class BoxHandler(jsonpickle.handlers.BaseHandler):    
    def flatten(self, obj, data):
        p = jsonpickle.Pickler()
        data['contents'] = [p.flatten(elem) for elem in obj.contents]
        return data

But… since you're not getting the same Pickler that's being used to pickle you—and I don't see any way that you can—this is likely going to violate the maxdepth and unpicklable parameters of encode.

So, maybe there is no right way to do this.

share|improve this answer
Right. All the elements of data['contents'] ARE JSON-friendly... because I've registered a handler, and JSON therefore knows how to encode them! –  Dan H Jan 15 '13 at 1:21
No, that doesn't make then JSON-friendly. JSON doesn't know how to encode them; jsonpickle does. That's not the same thing. Even if the wording is a bit ambiguous, the stack trace makes it obvious that it wants actual JSON-friendly, not just further-flattenable-friendly. (And if you think about it, this makes sense. If you wanted to implement some kind of collection that worked differently from the usual list/set/dict types—say, a binary tree—you obviously need to flatten it all the way or it has no idea what you're actually giving it.) –  abarnert Jan 15 '13 at 1:35
As for "why am I creating custom handlers in the first place": umm... this is SAMPLE code. Demonstrating the problem. It's not my real code. The "real" objects I want to encode are complicated Django models. But I only need to encode the portion of the objects that I need to send out to my web application. So I need control of the JSON-encode. –  Dan H Jan 15 '13 at 1:37

Looks like a bug to me and a principle one at that. If jsonpickle is about adding custom objects handling to json, it should integrate into the latter rather than attempting to "preprocess" the content for it. The present state of demanding users to handle this themselves in whatever way as abarnert said is laying blame on another's door IMO.

If I were you, I'd go for fixing this myself or make my objects JSON-friendly as they are - e.g. making them look like native Python data structures (which JSON is an alternative representation of). An easier way is to avoid such constructs which is a kludge, of course.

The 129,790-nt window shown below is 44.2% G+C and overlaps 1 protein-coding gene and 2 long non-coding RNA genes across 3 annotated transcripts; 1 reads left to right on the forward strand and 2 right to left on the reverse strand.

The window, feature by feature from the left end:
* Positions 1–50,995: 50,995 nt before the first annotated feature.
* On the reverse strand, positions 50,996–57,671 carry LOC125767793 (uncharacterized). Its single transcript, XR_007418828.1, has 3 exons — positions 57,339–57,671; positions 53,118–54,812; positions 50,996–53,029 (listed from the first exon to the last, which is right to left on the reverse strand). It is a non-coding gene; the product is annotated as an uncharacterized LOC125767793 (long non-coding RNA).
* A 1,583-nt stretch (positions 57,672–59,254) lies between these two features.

share|improve this answer
I don't mind the "pre-process" step. But I think that the framework is not DOING the recursion is odd. I mean, after all: 1) doing the JSON-encode of the contained objects wold be wrong (since it would result in double-encoding). 2) and I don't have to "pre-process" my contained items like integers. I guess I could work-around with PRE-FLATTENING my "contained things".... but that just seems odd to me. After all, someone AFTER the Box.flatten() is still JSON-encoding the integers! Why can't it do my Balls, too? –  Dan H Jan 15 '13 at 1:26
That's what I'm talking about. Doing the recursion is essentially redoing the majority of the work of json for a second time - that's probably why they didn't implement this. –  ivan_pozdeev Jan 15 '13 at 1:33
If you read over the docs (and my edited answer) and look through the samples and tests, I'm pretty sure the OP has misinterpreted what jsonpickle is and how it's supposed to be used, and is therefore trying to do the wrong thing. The only bug is that it's harder than it should be to implement handlers that do the exact same thing as the defaults—but, since the defaults already work exactly the same as the defaults, it's not that huge of a bug. –  abarnert Jan 15 '13 at 1:39

Your Answer


By posting your answer, you agree to the privacy policy and terms of service.

Not the answer you're looking for? Browse other questions tagged or ask your own question.